Canada Markets

Railway Performance as of Week 26

Cliff Jamieson
By  Cliff Jamieson , Canadian Grains Analyst
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This chart shows the trend in the number of hopper cars spotted for loading each shipping week as a percentage of cars ordered each week. The blue line represents CN Rail's weekly 2017/18 order fulfillment, while the brown line represents CN's 2016/17 performance. The black line represents CP Rail's current crop year fulfillment, while the yellow line represents CP's 2016/17 performance. (DTN graphic by Cliff Jamieson)

Western Canadian grain producers remain without the protection of legislation that enforces the efficient and orderly flow of grain to domestic and export markets as the Canadian Senate deals with Bill C-49, or the Transportation Modernization Act. While December reports point to the complexity of the bill, which includes a wide variety of transportation components including passenger protection on airlines, it may not be a stretch to view the railways' lobby resources playing a role in the foot-dragging.

Week 26 data from the Ag Transport Coalition, data comprised from a group of shippers that covers 90% of grain shipped in Western Canada, shows 57% of the hopper cars in demand for week 26 loading were spotted by CN Rail, while cars representing 78% of total demand were spotted by CP Rail.

As seen on the attached graphic, CN Rail and CP Rail have reversed roles since the 2016/17 crop year, with CP's weekly order fulfillment percentage lagging CN Rail for most of the crop year, as indicated by the brown line (CN) exceeding the yellow line (CP). In 2016/17, CP's weekly fulfillment rate trailed CN in 46 of 52 weeks, or 88% of the crop year. Results fell closely into line by week 40, or early May. The average spread between the fulfillment rates reported for the two railways was 10.6 points, while the widest spread was 29 points for week 30, with CN's fulfillment rate of 88% compared to CP's rate at 59%.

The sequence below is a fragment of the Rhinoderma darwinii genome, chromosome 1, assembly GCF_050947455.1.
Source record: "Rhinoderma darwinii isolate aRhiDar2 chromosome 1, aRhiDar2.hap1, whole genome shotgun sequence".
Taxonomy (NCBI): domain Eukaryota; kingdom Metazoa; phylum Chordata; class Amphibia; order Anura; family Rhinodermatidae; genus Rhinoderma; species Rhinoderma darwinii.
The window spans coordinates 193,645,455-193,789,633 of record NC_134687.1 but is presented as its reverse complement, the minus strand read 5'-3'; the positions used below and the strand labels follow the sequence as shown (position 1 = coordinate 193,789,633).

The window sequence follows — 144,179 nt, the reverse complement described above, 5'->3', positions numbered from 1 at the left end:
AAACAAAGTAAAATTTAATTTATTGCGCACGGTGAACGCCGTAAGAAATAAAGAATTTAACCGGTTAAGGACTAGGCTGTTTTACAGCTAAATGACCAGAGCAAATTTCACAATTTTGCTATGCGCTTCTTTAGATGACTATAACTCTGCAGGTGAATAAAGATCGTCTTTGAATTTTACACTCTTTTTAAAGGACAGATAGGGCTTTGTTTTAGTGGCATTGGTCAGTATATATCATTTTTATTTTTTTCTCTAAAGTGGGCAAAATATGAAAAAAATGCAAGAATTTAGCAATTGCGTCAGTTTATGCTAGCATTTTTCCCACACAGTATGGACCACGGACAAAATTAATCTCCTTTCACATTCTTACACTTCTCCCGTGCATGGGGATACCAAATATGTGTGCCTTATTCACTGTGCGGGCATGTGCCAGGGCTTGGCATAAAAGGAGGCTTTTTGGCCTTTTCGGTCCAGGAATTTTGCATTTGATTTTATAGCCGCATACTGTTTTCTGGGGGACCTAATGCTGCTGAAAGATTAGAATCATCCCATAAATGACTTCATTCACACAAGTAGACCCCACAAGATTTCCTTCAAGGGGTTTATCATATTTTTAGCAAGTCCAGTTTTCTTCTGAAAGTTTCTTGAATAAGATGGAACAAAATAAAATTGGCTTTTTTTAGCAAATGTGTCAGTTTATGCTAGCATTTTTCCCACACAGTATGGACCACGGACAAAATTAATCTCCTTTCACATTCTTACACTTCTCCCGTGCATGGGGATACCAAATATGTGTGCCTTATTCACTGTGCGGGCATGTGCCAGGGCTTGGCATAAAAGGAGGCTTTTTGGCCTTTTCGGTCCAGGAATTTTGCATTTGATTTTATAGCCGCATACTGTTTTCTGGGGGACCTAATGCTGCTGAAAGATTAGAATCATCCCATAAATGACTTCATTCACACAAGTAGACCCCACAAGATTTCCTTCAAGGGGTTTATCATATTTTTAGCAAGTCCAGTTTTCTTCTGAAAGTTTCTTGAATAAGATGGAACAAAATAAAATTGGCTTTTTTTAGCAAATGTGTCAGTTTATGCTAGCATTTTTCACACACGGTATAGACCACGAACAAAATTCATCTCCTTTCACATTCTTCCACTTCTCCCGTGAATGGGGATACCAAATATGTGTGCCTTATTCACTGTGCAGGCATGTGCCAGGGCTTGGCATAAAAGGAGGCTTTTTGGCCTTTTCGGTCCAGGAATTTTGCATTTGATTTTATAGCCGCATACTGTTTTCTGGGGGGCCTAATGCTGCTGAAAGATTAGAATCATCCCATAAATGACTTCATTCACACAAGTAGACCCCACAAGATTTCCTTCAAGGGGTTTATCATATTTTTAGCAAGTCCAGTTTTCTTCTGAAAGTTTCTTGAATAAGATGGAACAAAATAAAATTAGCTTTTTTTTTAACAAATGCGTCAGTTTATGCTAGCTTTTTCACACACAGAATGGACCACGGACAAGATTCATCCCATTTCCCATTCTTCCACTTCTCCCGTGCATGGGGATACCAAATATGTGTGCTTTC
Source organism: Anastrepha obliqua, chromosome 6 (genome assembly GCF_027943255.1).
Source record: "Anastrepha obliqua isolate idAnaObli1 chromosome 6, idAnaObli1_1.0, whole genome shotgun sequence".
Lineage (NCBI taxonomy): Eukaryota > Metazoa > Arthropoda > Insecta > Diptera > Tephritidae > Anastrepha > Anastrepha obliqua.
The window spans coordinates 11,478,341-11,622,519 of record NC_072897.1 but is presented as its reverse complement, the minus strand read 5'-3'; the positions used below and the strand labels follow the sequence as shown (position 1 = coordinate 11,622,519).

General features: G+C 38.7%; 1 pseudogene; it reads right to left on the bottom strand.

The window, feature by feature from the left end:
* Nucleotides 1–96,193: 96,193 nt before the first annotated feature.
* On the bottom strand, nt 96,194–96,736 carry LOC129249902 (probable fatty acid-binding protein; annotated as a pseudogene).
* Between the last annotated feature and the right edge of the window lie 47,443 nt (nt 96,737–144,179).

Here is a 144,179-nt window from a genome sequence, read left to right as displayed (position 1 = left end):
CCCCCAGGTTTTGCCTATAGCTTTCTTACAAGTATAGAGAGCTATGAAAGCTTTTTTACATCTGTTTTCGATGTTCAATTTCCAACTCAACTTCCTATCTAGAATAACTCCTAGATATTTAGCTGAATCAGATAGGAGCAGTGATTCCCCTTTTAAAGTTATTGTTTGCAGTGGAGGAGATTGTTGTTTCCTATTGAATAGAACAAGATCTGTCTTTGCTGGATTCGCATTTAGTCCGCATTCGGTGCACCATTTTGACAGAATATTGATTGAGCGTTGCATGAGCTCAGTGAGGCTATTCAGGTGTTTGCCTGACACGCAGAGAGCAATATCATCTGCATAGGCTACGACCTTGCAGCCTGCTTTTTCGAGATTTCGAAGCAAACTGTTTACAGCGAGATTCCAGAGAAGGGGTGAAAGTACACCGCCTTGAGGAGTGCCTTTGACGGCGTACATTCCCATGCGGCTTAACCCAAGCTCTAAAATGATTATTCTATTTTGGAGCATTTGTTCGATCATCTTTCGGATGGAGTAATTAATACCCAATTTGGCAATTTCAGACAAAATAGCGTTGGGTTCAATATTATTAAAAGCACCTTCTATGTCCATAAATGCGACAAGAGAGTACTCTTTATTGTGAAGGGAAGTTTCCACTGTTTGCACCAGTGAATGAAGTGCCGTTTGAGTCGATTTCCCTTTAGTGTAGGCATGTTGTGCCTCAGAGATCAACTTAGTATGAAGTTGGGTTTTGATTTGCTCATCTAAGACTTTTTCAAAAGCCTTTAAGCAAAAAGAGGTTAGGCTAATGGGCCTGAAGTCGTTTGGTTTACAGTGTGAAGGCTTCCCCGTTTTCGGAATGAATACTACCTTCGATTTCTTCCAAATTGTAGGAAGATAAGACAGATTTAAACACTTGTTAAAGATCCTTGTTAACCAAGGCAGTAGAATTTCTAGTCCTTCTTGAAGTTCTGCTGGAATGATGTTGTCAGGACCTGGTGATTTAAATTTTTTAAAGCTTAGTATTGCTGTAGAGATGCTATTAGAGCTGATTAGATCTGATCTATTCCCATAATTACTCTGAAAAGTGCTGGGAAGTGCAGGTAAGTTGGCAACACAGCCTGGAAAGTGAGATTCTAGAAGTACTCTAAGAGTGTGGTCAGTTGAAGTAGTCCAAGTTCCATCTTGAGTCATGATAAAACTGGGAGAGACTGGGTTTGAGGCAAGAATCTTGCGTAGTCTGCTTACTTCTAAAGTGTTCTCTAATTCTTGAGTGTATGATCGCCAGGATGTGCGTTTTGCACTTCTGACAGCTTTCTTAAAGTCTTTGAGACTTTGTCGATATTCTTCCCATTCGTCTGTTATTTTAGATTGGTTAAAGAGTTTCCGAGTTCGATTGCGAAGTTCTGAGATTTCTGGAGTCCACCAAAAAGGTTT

Fast forward to 2017/18 data. Over the first 26 weeks or 50% of the crop year, CP's fulfillment rate has averaged 14.9 points higher than that of CN, as seen by the trend in the black line (CP) as compared to the blue line (CN) on the attached graphic. The widest spread on the graph is seen in data for week 12, with CN spotting just 51% of the cars in demand for loading for the week while CP spotted 94% of the cars in demand, a spread of 43 points. The recent trend shows CN's fulfillment rate sliding from 90% in week 21 to 57% in week 26, or over five consecutive weeks. While CP's fulfillment rate slipped below 60% three times in 2016/17, CN's rate has slipped below the 60% level six times in the first half of 2017/18.

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The Canadian Grain Commission's week 27 statistics shows in-transit stocks of all grains on western rail at 489,900 metric tons, which is 67,400 mt below the same week in 2016/17 and 11,800 mt below the five-year average.

The coalition's report also includes unfulfilled shipper demand, which consists of the sum of outstanding orders, rejected cars, railway cancellations, shortened supply and denied orders. The chart data that cannot be missed is railway cancellations. In total, CP's unfulfilled shipper demand this crop year is 3,164 cars, or at 90 mt/car, totals an estimated 284,760 mt. CN's unfilled shipper demand totals 15,951 cars or 1.436 million metric tons, with 80.5% of this volume due to CN Rail's cancellations.

While the transportation wreck of 2013/14 remains fresh in shipper's minds, one media report indicates this time is different in that CN has recognized and has reported it has a problem.

In the meantime, the Senate should follow the advice of Larry the Cable Guy and just get 'r done to allow for to permanent legislation to protect producers by leveling the playing field.

DTN 360 Poll

This week's DTN 360 Poll asks if you agree with the significant increase in farm stocks of canola as reported in Monday's Statistics Canada report. You can weigh in on this poll, which is found, at the lower right of your DTN Canada Home Page.

Cliff Jamieson can be reached at cliff.jamieson@dtn.com

Follow Cliff Jamieson on Twitter @CliffJamieson

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